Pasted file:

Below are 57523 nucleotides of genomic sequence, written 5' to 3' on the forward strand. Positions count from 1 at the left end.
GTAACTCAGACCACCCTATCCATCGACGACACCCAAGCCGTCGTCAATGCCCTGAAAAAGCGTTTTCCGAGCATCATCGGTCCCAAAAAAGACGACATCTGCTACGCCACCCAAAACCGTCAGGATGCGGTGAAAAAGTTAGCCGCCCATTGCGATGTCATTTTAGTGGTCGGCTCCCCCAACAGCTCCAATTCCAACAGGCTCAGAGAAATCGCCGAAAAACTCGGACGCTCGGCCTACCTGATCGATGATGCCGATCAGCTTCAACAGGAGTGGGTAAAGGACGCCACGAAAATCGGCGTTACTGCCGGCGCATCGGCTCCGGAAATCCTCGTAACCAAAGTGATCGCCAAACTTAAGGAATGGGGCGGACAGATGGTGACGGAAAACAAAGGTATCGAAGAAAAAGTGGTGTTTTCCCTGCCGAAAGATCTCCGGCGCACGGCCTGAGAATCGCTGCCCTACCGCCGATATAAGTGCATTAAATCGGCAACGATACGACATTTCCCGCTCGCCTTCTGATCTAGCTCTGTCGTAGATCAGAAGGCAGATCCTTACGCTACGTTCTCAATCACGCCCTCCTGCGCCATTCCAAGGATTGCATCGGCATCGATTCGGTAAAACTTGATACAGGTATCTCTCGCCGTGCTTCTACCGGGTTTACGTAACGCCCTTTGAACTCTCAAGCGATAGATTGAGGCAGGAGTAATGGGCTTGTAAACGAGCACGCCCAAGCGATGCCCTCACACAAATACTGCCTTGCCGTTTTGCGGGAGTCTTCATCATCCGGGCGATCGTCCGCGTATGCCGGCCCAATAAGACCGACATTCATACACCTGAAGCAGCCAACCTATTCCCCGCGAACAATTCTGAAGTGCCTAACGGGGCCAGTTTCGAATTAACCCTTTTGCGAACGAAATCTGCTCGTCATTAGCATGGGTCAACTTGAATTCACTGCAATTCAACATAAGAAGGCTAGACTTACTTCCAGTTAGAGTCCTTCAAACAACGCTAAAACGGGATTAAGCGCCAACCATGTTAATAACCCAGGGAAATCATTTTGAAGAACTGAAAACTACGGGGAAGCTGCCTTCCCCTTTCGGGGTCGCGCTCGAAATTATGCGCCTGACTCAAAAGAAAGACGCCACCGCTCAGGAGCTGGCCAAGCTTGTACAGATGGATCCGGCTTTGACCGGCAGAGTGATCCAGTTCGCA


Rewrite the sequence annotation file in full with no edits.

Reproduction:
Below are 57523 nucleotides of genomic sequence, written 5' to 3' on the forward strand. Positions count from 1 at the left end.
GTAACTCAGACCACCCTATCCATCGACGACACCCAAGCCGTCGTCAATGCCCTGAAAAAGCGTTTTCCGAGCATCATCGGTCCCAAAAAAGACGACATCTGCTACGCCACCCAAAACCGTCAGGATGCGGTGAAAAAGTTAGCCGCCCATTGCGATGTCATTTTAGTGGTCGGCTCCCCCAACAGCTCCAATTCCAACAGGCTCAGAGAAATCGCCGAAAAACTCGGACGCTCGGCCTACCTGATCGATGATGCCGATCAGCTTCAACAGGAGTGGGTAAAGGACGCCACGAAAATCGGCGTTACTGCCGGCGCATCGGCTCCGGAAATCCTCGTAACCAAAGTGATCGCCAAACTTAAGGAATGGGGCGGACAGATGGTGACGGAAAACAAAGGTATCGAAGAAAAAGTGGTGTTTTCCCTGCCGAAAGATCTCCGGCGCACGGCCTGAGAATCGCTGCCCTACCGCCGATATAAGTGCATTAAATCGGCAACGATACGACATTTCCCGCTCGCCTTCTGATCTAGCTCTGTCGTAGATCAGAAGGCAGATCCTTACGCTACGTTCTCAATCACGCCCTCCTGCGCCATTCCAAGGATTGCATCGGCATCGATTCGGTAAAACTTGATACAGGTATCTCTCGCCGTGCTTCTACCGGGTTTACGTAACGCCCTTTGAACTCTCAAGCGATAGATTGAGGCAGGAGTAATGGGCTTGTAAACGAGCACGCCCAAGCGATGCCCTCACACAAATACTGCCTTGCCGTTTTGCGGGAGTCTTCATCATCCGGGCGATCGTCCGCGTATGCCGGCCCAATAAGACCGACATTCATACACCTGAAGCAGCCAACCTATTCCCCGCGAACAATTCTGAAGTGCCTAACGGGGCCAGTTTCGAATTAACCCTTTTGCGAACGAAATCTGCTCGTCATTAGCATGGGTCAACTTGAATTCACTGCAATTCAACATAAGAAGGCTAGACTTACTTCCAGTTAGAGTCCTTCAAACAACGCTAAAACGGGATTAAGCGCCAACCATGTTAATAACCCAGGGAAATCATTTTGAAGAACTGAAAACTACGGGGAAGCTGCCTTCCCCTTTCGGGGTCGCGCTCGAAATTATGCGCCTGACTCAAAAGAAAGACGCCACCGCTCAGGAGCTGGCCAAGCTTGTACAGATGGATCCGGCTTTGACCGGCAGAGTGATCCAGTTCGCA